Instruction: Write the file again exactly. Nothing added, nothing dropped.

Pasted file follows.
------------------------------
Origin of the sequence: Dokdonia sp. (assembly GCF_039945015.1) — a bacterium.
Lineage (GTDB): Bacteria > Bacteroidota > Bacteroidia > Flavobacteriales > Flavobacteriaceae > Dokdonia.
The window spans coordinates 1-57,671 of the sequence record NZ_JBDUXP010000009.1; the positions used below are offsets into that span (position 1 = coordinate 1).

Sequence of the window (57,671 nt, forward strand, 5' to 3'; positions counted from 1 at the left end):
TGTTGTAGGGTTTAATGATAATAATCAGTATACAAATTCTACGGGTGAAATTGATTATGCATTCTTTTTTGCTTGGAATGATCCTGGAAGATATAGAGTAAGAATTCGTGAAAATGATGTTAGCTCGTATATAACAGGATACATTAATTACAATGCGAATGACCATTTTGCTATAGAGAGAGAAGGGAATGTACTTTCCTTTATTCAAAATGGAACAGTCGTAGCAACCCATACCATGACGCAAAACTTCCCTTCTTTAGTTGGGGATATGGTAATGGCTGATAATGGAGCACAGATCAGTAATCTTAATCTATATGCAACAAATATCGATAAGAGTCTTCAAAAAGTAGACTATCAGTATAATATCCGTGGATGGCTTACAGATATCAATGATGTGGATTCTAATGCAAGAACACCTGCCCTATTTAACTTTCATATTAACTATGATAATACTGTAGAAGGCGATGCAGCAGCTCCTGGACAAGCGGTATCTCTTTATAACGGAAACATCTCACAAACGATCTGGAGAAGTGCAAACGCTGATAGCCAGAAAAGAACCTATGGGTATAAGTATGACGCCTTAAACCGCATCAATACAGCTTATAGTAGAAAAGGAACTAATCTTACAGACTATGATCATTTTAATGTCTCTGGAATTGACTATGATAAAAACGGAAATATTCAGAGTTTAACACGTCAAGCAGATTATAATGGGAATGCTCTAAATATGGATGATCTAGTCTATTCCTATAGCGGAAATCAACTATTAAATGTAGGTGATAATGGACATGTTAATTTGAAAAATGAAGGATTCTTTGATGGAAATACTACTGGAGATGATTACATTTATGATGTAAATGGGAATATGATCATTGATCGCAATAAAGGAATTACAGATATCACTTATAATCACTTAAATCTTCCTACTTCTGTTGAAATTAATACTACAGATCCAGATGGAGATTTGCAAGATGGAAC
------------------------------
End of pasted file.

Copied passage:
Origin of the sequence: Dokdonia sp. (assembly GCF_039945015.1) — a bacterium.
Lineage (GTDB): Bacteria > Bacteroidota > Bacteroidia > Flavobacteriales > Flavobacteriaceae > Dokdonia.
The window spans coordinates 1-57,671 of the sequence record NZ_JBDUXP010000009.1; the positions used below are offsets into that span (position 1 = coordinate 1).

Sequence of the window (57,671 nt, forward strand, 5' to 3'; positions counted from 1 at the left end):
TGTTGTAGGGTTTAATGATAATAATCAGTATACAAATTCTACGGGTGAAATTGATTATGCATTCTTTTTTGCTTGGAATGATCCTGGAAGATATAGAGTAAGAATTCGTGAAAATGATGTTAGCTCGTATATAACAGGATACATTAATTACAATGCGAATGACCATTTTGCTATAGAGAGAGAAGGGAATGTACTTTCCTTTATTCAAAATGGAACAGTCGTAGCAACCCATACCATGACGCAAAACTTCCCTTCTTTAGTTGGGGATATGGTAATGGCTGATAATGGAGCACAGATCAGTAATCTTAATCTATATGCAACAAATATCGATAAGAGTCTTCAAAAAGTAGACTATCAGTATAATATCCGTGGATGGCTTACAGATATCAATGATGTGGATTCTAATGCAAGAACACCTGCCCTATTTAACTTTCATATTAACTATGATAATACTGTAGAAGGCGATGCAGCAGCTCCTGGACAAGCGGTATCTCTTTATAACGGAAACATCTCACAAACGATCTGGAGAAGTGCAAACGCTGATAGCCAGAAAAGAACCTATGGGTATAAGTATGACGCCTTAAACCGCATCAATACAGCTTATAGTAGAAAAGGAACTAATCTTACAGACTATGATCATTTTAATGTCTCTGGAATTGACTATGATAAAAACGGAAATATTCAGAGTTTAACACGTCAAGCAGATTATAATGGGAATGCTCTAAATATGGATGATCTAGTCTATTCCTATAGCGGAAATCAACTATTAAATGTAGGTGATAATGGACATGTTAATTTGAAAAATGAAGGATTCTTTGATGGAAATACTACTGGAGATGATTACATTTATGATGTAAATGGGAATATGATCATTGATCGCAATAAAGGAATTACAGATATCACTTATAATCACTTAAATCTTCCTACTTCTGTTGAAATTAATACTACAGATCCAGATGGAGATTTGCAAGATGGAAC